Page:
• Miles of uncrowded white sandy beaches extend to the horizon, separating the clear blue ocean and undulating grass-covered dunes.

    Fire Island

    National Seashore New York

USGS Continues Coastal Research at Fire Island this Winter; Program January 28

USGS CLARIS Survey Vehicle at Duck, North Carolina
US Army Corps of Engineers' Coastal Lidar and Radar Imaging System (CLARIS) equipment like that used in Duck, North Carolina, will be employed to survey the beach at Fire Island this winter.

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News Release Date: January 24, 2012
Contact: Paula Valentine, 631-687-4759

Patchogue, New York-Fire Island National Seashore is again hosting scientists from the U. S. Geological Survey (USGS), along with research staff from the U. S. Army Corps of Engineers (USACE), to study coastal processes on the beach and off the shore of Fire Island. A week of survey work is expected to begin on January 30, 2012. Another survey is expected to take place after a large storm, or Nor'easter, later in the winter or early spring of 2012. This work is a follow-up to a cooperative research project started in early summer 2011. (See more.)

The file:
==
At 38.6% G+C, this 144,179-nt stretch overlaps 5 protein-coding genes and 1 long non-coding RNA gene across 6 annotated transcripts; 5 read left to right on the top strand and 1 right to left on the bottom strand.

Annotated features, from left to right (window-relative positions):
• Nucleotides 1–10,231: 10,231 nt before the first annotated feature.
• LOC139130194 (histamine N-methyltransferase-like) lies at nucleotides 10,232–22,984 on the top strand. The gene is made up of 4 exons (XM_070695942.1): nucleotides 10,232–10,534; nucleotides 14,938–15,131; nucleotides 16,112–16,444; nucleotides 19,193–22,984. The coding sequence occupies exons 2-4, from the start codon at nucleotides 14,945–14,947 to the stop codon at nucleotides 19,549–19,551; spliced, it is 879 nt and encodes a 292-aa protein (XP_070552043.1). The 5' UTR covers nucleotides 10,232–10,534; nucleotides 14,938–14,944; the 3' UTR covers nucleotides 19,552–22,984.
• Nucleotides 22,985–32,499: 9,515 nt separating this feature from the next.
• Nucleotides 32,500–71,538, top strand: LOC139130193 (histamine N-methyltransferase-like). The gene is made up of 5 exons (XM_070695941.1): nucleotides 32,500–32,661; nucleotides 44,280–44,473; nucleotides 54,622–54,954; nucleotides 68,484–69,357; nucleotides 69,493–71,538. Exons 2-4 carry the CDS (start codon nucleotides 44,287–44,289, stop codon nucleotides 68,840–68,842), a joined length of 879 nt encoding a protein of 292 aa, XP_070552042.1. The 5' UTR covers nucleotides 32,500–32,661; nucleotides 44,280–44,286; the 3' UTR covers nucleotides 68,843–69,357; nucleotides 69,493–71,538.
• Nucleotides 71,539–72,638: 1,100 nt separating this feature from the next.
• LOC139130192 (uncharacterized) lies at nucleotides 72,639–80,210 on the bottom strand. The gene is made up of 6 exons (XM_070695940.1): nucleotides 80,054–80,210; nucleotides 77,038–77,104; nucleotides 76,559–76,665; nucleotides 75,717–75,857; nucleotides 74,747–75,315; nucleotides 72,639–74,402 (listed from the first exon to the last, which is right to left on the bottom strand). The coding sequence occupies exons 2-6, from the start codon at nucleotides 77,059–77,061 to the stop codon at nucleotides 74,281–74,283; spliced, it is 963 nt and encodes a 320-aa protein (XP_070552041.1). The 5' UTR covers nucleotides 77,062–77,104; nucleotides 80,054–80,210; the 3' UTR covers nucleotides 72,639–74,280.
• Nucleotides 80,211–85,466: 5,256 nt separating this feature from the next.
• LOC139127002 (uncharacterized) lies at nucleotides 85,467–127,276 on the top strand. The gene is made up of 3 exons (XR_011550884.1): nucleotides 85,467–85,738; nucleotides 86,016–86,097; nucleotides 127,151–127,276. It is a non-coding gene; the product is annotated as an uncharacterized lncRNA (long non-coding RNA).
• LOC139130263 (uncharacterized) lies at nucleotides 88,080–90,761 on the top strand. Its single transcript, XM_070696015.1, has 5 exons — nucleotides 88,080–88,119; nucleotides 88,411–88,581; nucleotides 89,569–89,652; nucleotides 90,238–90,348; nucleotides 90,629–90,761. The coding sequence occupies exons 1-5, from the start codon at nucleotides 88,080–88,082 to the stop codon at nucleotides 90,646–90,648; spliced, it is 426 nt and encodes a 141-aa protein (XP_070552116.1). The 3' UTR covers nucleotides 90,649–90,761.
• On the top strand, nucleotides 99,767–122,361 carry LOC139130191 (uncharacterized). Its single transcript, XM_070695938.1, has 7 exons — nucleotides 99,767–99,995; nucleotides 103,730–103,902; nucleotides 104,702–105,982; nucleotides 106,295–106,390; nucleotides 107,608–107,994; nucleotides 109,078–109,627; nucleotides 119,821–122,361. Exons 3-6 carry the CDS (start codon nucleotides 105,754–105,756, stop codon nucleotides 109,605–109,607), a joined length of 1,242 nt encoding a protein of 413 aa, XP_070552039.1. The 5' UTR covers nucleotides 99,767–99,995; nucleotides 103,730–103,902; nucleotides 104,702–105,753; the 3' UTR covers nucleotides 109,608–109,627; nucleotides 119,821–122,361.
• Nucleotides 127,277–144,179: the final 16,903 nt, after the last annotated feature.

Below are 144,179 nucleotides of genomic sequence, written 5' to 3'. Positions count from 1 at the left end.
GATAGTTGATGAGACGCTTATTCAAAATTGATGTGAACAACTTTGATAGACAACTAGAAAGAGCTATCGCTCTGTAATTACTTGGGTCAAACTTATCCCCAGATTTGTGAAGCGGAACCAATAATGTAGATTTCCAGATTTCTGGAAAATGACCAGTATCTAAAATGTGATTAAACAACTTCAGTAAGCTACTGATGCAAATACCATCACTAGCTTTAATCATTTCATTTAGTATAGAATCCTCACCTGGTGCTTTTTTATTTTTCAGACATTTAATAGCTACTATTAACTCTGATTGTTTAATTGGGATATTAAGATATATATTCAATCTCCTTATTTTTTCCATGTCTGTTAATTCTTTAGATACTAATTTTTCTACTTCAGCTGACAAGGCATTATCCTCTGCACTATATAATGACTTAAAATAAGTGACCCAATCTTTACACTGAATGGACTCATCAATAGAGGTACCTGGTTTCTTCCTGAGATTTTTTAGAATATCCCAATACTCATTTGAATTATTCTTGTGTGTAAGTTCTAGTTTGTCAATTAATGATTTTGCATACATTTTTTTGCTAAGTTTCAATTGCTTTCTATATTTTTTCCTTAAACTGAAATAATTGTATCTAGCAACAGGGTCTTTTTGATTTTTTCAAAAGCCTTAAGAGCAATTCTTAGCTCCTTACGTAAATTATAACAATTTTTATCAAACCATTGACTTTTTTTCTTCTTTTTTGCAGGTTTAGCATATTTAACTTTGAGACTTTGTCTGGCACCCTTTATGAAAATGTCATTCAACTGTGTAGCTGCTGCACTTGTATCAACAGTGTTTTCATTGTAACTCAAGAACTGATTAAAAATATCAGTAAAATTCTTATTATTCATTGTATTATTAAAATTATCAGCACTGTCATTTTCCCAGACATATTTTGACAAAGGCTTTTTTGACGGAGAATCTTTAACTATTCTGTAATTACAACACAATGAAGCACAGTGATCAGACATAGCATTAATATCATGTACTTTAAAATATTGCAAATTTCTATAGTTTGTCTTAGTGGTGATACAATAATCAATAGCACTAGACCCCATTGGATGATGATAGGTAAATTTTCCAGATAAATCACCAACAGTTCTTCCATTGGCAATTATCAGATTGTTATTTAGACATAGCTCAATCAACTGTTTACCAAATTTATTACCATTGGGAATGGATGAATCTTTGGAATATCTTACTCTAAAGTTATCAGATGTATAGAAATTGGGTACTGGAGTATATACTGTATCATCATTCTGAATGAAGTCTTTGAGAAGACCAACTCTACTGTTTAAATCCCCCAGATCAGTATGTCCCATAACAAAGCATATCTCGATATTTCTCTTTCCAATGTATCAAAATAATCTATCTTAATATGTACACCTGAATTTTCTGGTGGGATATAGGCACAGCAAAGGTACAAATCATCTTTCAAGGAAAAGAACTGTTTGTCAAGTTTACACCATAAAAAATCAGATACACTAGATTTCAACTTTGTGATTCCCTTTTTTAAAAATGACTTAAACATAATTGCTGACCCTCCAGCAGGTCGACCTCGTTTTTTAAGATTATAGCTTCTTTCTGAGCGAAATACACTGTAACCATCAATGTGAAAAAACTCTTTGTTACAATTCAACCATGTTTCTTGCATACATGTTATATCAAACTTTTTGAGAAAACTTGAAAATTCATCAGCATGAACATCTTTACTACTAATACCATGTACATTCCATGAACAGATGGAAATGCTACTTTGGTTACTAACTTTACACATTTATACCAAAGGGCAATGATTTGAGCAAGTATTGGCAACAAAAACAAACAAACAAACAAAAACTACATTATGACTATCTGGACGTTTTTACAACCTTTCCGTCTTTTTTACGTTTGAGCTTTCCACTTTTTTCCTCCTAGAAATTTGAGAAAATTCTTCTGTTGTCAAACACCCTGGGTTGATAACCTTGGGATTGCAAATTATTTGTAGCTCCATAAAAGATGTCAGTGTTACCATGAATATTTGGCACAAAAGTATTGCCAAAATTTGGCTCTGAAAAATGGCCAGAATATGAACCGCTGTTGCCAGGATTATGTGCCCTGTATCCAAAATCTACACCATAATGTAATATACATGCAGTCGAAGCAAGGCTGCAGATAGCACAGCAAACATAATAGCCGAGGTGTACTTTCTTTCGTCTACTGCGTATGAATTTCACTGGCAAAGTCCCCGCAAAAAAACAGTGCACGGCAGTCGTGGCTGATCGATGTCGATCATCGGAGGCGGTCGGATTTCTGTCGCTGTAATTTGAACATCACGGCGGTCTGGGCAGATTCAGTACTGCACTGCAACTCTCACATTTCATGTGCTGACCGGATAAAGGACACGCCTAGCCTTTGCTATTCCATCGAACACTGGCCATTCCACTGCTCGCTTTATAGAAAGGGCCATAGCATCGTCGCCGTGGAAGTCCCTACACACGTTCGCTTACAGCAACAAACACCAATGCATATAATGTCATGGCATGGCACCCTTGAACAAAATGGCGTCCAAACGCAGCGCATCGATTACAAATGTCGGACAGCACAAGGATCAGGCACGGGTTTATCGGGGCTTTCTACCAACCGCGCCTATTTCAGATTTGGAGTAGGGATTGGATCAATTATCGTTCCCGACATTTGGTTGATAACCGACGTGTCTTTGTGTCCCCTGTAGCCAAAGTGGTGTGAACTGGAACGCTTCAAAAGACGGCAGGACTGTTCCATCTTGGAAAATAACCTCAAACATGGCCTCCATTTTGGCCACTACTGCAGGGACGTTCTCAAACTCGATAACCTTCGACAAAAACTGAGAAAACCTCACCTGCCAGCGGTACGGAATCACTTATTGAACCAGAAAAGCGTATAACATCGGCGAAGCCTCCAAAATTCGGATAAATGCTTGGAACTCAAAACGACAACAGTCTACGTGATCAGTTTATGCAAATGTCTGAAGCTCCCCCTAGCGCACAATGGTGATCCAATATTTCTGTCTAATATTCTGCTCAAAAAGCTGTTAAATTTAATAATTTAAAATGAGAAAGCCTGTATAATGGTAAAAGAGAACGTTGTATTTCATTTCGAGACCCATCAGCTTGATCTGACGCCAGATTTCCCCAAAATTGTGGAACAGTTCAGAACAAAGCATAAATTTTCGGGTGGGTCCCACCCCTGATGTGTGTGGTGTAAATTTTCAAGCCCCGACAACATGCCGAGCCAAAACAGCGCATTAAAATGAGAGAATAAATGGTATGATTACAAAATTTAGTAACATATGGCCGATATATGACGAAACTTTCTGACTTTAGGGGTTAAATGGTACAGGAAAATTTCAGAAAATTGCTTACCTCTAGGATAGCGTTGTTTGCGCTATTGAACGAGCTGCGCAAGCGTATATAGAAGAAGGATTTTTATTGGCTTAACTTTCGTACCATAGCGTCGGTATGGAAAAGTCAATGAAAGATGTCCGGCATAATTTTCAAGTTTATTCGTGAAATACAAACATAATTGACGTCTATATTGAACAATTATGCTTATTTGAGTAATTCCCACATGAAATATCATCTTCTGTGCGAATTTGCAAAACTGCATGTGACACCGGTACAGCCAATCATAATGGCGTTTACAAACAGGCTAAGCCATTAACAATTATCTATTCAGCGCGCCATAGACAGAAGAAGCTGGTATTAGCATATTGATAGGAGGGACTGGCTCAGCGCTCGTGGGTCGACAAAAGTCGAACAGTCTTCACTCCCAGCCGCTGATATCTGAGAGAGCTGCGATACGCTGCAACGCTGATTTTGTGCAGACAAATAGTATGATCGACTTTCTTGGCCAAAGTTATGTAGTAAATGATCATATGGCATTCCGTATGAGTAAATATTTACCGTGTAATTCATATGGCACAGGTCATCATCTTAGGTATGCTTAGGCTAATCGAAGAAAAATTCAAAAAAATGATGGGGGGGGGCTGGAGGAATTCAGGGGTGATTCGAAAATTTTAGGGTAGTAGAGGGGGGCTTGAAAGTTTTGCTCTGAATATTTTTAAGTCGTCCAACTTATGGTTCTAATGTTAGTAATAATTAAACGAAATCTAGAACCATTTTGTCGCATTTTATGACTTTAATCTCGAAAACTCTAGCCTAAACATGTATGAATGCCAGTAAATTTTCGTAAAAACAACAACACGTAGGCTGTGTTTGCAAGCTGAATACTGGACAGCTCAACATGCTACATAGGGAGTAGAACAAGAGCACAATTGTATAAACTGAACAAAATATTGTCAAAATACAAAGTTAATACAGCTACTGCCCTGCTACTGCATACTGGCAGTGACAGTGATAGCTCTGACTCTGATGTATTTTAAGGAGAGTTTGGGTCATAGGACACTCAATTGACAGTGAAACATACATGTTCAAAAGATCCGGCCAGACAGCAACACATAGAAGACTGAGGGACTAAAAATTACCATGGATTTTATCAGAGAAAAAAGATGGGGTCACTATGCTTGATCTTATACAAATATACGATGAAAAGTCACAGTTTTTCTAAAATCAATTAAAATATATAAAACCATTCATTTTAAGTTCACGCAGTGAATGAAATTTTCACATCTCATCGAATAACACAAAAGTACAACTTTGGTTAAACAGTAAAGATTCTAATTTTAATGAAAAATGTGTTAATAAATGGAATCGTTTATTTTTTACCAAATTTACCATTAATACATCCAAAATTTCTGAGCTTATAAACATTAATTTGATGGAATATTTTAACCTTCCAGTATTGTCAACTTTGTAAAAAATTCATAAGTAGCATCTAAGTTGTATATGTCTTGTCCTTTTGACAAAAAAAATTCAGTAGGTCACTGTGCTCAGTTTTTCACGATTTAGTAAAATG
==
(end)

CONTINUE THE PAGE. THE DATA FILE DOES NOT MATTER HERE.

A program, "Fire Island's Dynamic Shoreline: Coastal Erosion Issues Studied," will be conducted by project investigators, Dr. Cheryl Hapke of USGS and Dr. Jesse McNich of USACE, at 1:00 p.m. on Saturday, January 28, 2012, at the Fire Island Lighthouse Fresnel Lens Building. There is no charge for the program, and free parking is available at Robert Moses State Park Field #5.

According to Dr. Hapke, "This program will provide insight into some of the recent and on-going studies conducted by federal agencies along the south shore of Long Island. These studies will help scientists and land managers  better understand how the beaches are changing and what is causing that change."